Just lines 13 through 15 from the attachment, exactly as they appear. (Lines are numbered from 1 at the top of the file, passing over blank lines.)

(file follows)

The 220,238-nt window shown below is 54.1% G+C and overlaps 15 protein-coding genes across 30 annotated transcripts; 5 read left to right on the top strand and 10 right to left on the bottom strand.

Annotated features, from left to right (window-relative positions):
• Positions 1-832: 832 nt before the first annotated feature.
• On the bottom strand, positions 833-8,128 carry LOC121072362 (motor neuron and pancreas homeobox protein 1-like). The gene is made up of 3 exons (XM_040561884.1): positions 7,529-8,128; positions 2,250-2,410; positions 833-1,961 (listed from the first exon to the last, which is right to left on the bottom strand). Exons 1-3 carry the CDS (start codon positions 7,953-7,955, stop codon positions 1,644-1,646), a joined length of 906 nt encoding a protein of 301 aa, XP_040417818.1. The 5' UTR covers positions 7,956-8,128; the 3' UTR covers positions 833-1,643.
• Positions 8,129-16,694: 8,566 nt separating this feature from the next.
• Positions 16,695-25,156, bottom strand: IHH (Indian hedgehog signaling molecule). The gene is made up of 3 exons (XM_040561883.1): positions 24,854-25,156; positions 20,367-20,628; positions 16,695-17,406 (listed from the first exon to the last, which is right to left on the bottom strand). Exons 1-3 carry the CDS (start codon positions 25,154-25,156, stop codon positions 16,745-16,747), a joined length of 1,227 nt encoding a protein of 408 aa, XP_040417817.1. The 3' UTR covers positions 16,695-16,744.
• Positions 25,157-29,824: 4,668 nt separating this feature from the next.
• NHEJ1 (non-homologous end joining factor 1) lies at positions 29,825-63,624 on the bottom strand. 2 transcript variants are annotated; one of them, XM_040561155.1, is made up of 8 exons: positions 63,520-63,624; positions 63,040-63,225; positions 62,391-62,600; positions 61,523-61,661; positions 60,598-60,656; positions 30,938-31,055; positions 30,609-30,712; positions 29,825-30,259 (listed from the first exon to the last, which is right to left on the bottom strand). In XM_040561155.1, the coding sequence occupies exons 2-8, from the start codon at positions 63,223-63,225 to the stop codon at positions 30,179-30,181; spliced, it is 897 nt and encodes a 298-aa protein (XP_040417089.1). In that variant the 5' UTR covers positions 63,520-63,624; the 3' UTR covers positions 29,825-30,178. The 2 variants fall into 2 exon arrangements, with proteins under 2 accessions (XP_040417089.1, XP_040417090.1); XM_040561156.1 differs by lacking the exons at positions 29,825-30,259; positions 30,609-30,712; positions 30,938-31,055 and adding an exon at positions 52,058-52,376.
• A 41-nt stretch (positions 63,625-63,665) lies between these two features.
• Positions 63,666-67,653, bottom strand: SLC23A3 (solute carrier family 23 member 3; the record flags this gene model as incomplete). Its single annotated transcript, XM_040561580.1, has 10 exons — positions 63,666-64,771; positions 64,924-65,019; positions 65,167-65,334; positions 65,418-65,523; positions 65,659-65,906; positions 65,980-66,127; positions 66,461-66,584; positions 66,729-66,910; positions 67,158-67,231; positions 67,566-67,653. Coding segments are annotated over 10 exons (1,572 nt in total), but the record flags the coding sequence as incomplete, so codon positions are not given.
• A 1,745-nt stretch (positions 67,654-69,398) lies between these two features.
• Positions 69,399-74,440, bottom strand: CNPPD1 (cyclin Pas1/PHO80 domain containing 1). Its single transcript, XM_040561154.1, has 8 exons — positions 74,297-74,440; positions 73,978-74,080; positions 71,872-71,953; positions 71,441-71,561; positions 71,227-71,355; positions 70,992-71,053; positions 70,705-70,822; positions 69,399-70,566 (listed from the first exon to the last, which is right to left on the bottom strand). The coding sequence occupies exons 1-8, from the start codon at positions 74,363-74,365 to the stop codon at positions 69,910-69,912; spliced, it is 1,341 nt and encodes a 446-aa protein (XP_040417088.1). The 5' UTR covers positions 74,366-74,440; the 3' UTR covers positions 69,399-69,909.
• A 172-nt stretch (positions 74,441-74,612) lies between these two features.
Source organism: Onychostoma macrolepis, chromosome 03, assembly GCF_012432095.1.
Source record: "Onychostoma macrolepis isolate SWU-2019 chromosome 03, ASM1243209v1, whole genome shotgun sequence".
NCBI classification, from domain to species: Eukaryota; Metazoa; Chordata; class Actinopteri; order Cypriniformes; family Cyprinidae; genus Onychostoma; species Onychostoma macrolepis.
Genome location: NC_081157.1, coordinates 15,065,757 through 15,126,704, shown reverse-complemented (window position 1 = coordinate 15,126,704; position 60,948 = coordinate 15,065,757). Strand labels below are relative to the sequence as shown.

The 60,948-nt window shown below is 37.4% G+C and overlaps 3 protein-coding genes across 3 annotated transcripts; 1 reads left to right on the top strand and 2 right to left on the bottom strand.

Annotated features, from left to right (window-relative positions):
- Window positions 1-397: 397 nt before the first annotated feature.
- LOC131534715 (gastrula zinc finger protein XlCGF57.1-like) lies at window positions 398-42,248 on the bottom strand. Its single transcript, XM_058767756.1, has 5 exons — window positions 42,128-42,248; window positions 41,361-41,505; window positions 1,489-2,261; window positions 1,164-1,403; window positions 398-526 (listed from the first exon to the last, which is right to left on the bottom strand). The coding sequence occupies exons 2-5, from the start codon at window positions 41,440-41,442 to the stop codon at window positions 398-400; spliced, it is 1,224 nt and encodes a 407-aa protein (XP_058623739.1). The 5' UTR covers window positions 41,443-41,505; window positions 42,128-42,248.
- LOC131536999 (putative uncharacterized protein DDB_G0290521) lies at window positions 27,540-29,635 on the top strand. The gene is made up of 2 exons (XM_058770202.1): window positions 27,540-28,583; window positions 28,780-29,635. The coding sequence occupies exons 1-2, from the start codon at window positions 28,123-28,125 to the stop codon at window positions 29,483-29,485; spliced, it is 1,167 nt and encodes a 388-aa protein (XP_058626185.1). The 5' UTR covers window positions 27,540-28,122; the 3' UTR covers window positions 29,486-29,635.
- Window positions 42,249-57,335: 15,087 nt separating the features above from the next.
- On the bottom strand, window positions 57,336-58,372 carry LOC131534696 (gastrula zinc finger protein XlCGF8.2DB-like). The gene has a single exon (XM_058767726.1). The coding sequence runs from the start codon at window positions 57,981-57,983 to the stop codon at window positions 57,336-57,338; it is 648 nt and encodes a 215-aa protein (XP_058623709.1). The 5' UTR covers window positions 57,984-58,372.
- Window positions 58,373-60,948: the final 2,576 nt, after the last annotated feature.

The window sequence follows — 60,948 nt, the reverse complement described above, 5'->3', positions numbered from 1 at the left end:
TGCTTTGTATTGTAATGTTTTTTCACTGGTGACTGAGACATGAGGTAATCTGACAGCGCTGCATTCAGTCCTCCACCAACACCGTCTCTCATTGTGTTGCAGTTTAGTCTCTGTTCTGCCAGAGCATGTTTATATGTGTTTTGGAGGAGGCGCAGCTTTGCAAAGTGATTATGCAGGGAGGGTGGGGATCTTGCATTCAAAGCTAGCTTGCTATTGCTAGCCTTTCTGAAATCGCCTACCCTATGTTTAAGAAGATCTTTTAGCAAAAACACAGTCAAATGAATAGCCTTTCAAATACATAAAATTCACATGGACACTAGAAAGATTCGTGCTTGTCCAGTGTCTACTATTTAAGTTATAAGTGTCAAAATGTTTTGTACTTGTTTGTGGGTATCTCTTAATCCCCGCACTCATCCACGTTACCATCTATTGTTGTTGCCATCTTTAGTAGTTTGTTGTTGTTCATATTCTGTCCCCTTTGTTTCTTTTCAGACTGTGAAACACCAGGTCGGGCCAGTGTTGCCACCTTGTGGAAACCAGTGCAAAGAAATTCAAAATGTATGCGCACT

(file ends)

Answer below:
• A 172-nt stretch (positions 74,441-74,612) lies between these two features.
Source organism: Onychostoma macrolepis, chromosome 03, assembly GCF_012432095.1.
Source record: "Onychostoma macrolepis isolate SWU-2019 chromosome 03, ASM1243209v1, whole genome shotgun sequence".